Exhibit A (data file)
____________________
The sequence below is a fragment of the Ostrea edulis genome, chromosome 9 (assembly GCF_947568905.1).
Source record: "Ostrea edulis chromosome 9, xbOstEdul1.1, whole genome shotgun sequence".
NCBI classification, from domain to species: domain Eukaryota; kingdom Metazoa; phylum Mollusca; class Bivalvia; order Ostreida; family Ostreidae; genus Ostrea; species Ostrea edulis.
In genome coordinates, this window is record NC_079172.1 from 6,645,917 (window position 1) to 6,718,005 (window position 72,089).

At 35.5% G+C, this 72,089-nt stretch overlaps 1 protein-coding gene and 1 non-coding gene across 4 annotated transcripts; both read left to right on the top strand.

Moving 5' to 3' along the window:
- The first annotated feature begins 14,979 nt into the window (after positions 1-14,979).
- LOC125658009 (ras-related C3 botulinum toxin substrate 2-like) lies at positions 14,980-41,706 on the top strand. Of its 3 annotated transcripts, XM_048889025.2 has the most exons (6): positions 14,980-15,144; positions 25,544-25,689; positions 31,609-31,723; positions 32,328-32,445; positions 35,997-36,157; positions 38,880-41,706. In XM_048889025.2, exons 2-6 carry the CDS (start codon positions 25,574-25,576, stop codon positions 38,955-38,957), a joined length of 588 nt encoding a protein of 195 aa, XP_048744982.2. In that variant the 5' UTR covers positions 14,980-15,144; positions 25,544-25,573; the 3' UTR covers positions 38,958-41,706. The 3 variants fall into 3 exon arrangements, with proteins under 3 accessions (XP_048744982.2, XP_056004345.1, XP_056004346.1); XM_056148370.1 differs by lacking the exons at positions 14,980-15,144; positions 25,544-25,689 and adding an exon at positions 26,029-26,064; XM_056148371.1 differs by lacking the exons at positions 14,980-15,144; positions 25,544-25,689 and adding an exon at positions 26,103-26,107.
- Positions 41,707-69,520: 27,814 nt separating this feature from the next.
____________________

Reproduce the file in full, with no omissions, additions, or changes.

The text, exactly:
The sequence below is a fragment of the Ostrea edulis genome, chromosome 9 (assembly GCF_947568905.1).
Source record: "Ostrea edulis chromosome 9, xbOstEdul1.1, whole genome shotgun sequence".
NCBI classification, from domain to species: domain Eukaryota; kingdom Metazoa; phylum Mollusca; class Bivalvia; order Ostreida; family Ostreidae; genus Ostrea; species Ostrea edulis.
In genome coordinates, this window is record NC_079172.1 from 6,645,917 (window position 1) to 6,718,005 (window position 72,089).

At 35.5% G+C, this 72,089-nt stretch overlaps 1 protein-coding gene and 1 non-coding gene across 4 annotated transcripts; both read left to right on the top strand.

Moving 5' to 3' along the window:
- The first annotated feature begins 14,979 nt into the window (after positions 1-14,979).
- LOC125658009 (ras-related C3 botulinum toxin substrate 2-like) lies at positions 14,980-41,706 on the top strand. Of its 3 annotated transcripts, XM_048889025.2 has the most exons (6): positions 14,980-15,144; positions 25,544-25,689; positions 31,609-31,723; positions 32,328-32,445; positions 35,997-36,157; positions 38,880-41,706. In XM_048889025.2, exons 2-6 carry the CDS (start codon positions 25,574-25,576, stop codon positions 38,955-38,957), a joined length of 588 nt encoding a protein of 195 aa, XP_048744982.2. In that variant the 5' UTR covers positions 14,980-15,144; positions 25,544-25,573; the 3' UTR covers positions 38,958-41,706. The 3 variants fall into 3 exon arrangements, with proteins under 3 accessions (XP_048744982.2, XP_056004345.1, XP_056004346.1); XM_056148370.1 differs by lacking the exons at positions 14,980-15,144; positions 25,544-25,689 and adding an exon at positions 26,029-26,064; XM_056148371.1 differs by lacking the exons at positions 14,980-15,144; positions 25,544-25,689 and adding an exon at positions 26,103-26,107.
- Positions 41,707-69,520: 27,814 nt separating this feature from the next.